We have a poker hands article. It should not be duplicated here. 2005 23:35, 29 January 2006 (UTC)
I moved the game play section to the top, integrated the early paragraphs with it, and clarified the links to the subtopics. --LDC 06:41, 30 January 2006 (UTC)

Okay, fair enough. The article certainly reads much more clearly and fluidly than it did, prior to your edits, LDC, so thanks very much. Buck 01:12, 31 January 2006 (UTC)

## References

OK, I've gone through the history with a fine tooth comb and put in the references to the two books that the original author mentioned (doesn't seem to be much added after that, mostly is formatting and removing ridiculous statements like "In the event of an electoral draw, the United States Constitution requires the President to be selected by a single hand of poker." However, I'm still unsure where people are getting their sources of information for the history of poker! Please, can we have the original source material cited so I can put this into the References section? - Ta bu shi da yu 12:40, 3 Oct 2004 (UTC)

## Andrew Barton quote

Er, do we have a reference for this quote? I Googled "'Andrew Barton'" and various parts of his quote, only to discover that the only pages that contained it were actually from this article! =P That's not very reassuring. --Susurrus 10:04, 1 Nov 2004 (UTC)

• The Barton quote should be removed. It's not authoritative obviously, and also isn't even really true. -- 2005
The Barton quote was removed.--Toms2866 15:05, 8 May 2006 (UTC)

## Is poker a sport?

Should this be in [[Category:Sports]]? Not according to the wikipedia or dictionary.com definitions, it shouldn't. -- ALargeElk | Talk 15:31, 15 Jul 2004 (UTC)

### Straw poll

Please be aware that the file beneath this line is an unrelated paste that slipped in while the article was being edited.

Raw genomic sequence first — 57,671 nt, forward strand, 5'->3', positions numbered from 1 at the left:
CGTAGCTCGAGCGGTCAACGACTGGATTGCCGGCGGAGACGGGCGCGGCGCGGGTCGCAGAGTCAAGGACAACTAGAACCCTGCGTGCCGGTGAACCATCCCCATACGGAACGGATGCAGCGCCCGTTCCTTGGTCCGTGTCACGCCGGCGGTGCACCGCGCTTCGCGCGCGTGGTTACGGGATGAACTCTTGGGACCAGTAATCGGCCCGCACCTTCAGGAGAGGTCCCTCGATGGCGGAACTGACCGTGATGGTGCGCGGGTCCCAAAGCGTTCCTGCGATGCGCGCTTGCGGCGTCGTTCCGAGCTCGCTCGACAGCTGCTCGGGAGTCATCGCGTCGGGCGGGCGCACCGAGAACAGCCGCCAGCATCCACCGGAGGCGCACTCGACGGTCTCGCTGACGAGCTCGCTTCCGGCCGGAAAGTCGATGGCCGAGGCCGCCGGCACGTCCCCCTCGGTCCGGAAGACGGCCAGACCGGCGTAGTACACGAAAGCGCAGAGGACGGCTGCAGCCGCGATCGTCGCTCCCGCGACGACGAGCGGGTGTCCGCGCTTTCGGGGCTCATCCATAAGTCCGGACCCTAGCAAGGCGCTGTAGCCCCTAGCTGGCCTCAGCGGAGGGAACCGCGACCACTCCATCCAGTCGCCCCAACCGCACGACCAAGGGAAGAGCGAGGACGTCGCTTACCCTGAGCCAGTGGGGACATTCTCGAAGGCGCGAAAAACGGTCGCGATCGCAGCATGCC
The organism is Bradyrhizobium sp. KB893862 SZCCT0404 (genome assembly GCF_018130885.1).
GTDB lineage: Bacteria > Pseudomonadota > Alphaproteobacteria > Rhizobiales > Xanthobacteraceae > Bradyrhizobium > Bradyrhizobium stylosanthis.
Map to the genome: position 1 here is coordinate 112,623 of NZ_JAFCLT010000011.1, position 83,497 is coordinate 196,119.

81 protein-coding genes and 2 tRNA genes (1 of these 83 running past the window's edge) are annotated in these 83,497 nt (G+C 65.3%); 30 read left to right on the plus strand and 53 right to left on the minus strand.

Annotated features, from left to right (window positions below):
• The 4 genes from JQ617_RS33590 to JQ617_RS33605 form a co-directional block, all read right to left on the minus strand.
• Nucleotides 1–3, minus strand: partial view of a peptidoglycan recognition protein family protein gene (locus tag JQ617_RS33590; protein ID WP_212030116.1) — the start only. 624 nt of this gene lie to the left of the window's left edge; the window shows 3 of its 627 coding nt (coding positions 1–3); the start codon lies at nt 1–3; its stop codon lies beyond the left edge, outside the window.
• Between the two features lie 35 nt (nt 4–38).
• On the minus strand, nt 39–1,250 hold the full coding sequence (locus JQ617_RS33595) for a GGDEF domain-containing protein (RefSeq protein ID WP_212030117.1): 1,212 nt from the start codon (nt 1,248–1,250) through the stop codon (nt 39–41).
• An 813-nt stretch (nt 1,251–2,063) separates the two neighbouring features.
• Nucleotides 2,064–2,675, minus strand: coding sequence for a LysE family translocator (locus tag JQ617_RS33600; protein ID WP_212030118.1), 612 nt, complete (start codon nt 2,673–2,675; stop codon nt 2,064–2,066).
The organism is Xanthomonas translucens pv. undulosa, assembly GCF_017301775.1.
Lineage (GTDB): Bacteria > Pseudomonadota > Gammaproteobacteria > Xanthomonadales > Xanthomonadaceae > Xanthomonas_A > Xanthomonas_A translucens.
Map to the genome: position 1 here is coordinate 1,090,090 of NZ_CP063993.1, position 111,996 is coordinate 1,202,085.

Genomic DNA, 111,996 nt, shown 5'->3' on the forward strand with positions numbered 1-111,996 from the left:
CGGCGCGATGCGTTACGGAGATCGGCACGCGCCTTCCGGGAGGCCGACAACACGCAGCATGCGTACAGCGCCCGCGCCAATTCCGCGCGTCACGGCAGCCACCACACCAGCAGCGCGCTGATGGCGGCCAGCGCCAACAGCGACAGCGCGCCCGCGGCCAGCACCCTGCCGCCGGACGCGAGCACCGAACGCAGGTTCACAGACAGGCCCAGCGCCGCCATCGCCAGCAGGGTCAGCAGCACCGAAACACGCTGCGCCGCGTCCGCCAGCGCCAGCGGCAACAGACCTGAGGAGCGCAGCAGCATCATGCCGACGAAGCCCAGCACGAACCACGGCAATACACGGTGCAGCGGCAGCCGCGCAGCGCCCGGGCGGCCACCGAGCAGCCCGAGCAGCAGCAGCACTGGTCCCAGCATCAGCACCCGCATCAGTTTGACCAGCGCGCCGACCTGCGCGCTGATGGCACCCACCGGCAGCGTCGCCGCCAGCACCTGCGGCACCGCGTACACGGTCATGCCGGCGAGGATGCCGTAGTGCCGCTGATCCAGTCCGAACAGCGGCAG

• No -- Netoholic 03:36, 16 Jul 2004 (UTC)
• no Jakken 23:44, 22 January 2006 (UTC)
• No. Sports require some degree of agility, dexterity, and/or hand-eye coordination and poker does not. Some people claim that reaction-time card games (like Spit, Slapjack, or Egyptian ratscrew) qualify as sports, but that's another debate ofr another page... Morganfitzp 03:28, 8 May 2006 (UTC)
• No, but. The definition of sport has changed quite a bit since the word was first used. At one time, the definition did not limit sports to athletic competitions. In fact, hunting and fishing and gambling all were included and there wasn't much going on that we would call sports. I never much understood this "debate." People become indignant as if being called a sport were some kind of cosmic honor. Will in New Haven 14:02, 6 Jan 2007

No. No more then chess is a sport. --Jtd00123 (talk) 03:14, 25 March 2008 (UTC)

### Discussion

• I'm not sure how it doesn't fall under those definitions, but we certainly don't use them as the final word. Poker is considered a sport by many, so it should be in the category. anthony (see warning)
• Largely, it doesn't fit the notion of "physical activity" or "physical skill" - poker is a mental activity. Otherwise, any skilled activity where there is competition between people - two people seeing who can complete a crossword first, Jeopardy!, pub quizzes, etc. - would also have to be called sports. It's not important enough to get into an edit war over, but I strongly feel it shouldn't be in that category.-- ALargeElk | Talk 15:42, 15 Jul 2004 (UTC)
• There is a lot of physical skill in poker. Much more than those other games you mention. The mental aspect is only part of it. Bluffing and otherwise not giving away your hand takes physical skill. anthony (see warning)